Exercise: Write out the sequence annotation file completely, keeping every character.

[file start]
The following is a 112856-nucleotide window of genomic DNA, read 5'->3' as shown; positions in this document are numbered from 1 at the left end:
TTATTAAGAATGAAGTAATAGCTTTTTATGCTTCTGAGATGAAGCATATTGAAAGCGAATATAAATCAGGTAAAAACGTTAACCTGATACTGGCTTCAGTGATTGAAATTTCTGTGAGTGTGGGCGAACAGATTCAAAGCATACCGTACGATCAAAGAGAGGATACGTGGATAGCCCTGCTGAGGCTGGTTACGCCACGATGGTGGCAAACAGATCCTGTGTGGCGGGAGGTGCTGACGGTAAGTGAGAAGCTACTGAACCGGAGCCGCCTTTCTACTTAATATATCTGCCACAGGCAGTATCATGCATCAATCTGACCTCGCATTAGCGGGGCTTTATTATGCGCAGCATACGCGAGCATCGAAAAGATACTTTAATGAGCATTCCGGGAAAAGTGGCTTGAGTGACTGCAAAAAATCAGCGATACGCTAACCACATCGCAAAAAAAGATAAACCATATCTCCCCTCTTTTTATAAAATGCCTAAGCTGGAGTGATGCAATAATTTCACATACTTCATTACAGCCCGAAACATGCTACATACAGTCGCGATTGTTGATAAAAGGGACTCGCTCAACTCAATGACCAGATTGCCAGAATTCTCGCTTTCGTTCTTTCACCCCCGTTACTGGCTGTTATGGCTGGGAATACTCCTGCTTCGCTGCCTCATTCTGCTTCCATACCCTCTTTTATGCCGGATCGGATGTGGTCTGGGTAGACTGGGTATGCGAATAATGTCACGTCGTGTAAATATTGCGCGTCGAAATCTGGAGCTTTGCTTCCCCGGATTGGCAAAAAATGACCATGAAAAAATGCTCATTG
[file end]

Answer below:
The following is a 112856-nucleotide window of genomic DNA, read 5'->3' as shown; positions in this document are numbered from 1 at the left end:
TTATTAAGAATGAAGTAATAGCTTTTTATGCTTCTGAGATGAAGCATATTGAAAGCGAATATAAATCAGGTAAAAACGTTAACCTGATACTGGCTTCAGTGATTGAAATTTCTGTGAGTGTGGGCGAACAGATTCAAAGCATACCGTACGATCAAAGAGAGGATACGTGGATAGCCCTGCTGAGGCTGGTTACGCCACGATGGTGGCAAACAGATCCTGTGTGGCGGGAGGTGCTGACGGTAAGTGAGAAGCTACTGAACCGGAGCCGCCTTTCTACTTAATATATCTGCCACAGGCAGTATCATGCATCAATCTGACCTCGCATTAGCGGGGCTTTATTATGCGCAGCATACGCGAGCATCGAAAAGATACTTTAATGAGCATTCCGGGAAAAGTGGCTTGAGTGACTGCAAAAAATCAGCGATACGCTAACCACATCGCAAAAAAAGATAAACCATATCTCCCCTCTTTTTATAAAATGCCTAAGCTGGAGTGATGCAATAATTTCACATACTTCATTACAGCCCGAAACATGCTACATACAGTCGCGATTGTTGATAAAAGGGACTCGCTCAACTCAATGACCAGATTGCCAGAATTCTCGCTTTCGTTCTTTCACCCCCGTTACTGGCTGTTATGGCTGGGAATACTCCTGCTTCGCTGCCTCATTCTGCTTCCATACCCTCTTTTATGCCGGATCGGATGTGGTCTGGGTAGACTGGGTATGCGAATAATGTCACGTCGTGTAAATATTGCGCGTCGAAATCTGGAGCTTTGCTTCCCCGGATTGGCAAAAAATGACCATGAAAAAATGCTCATTG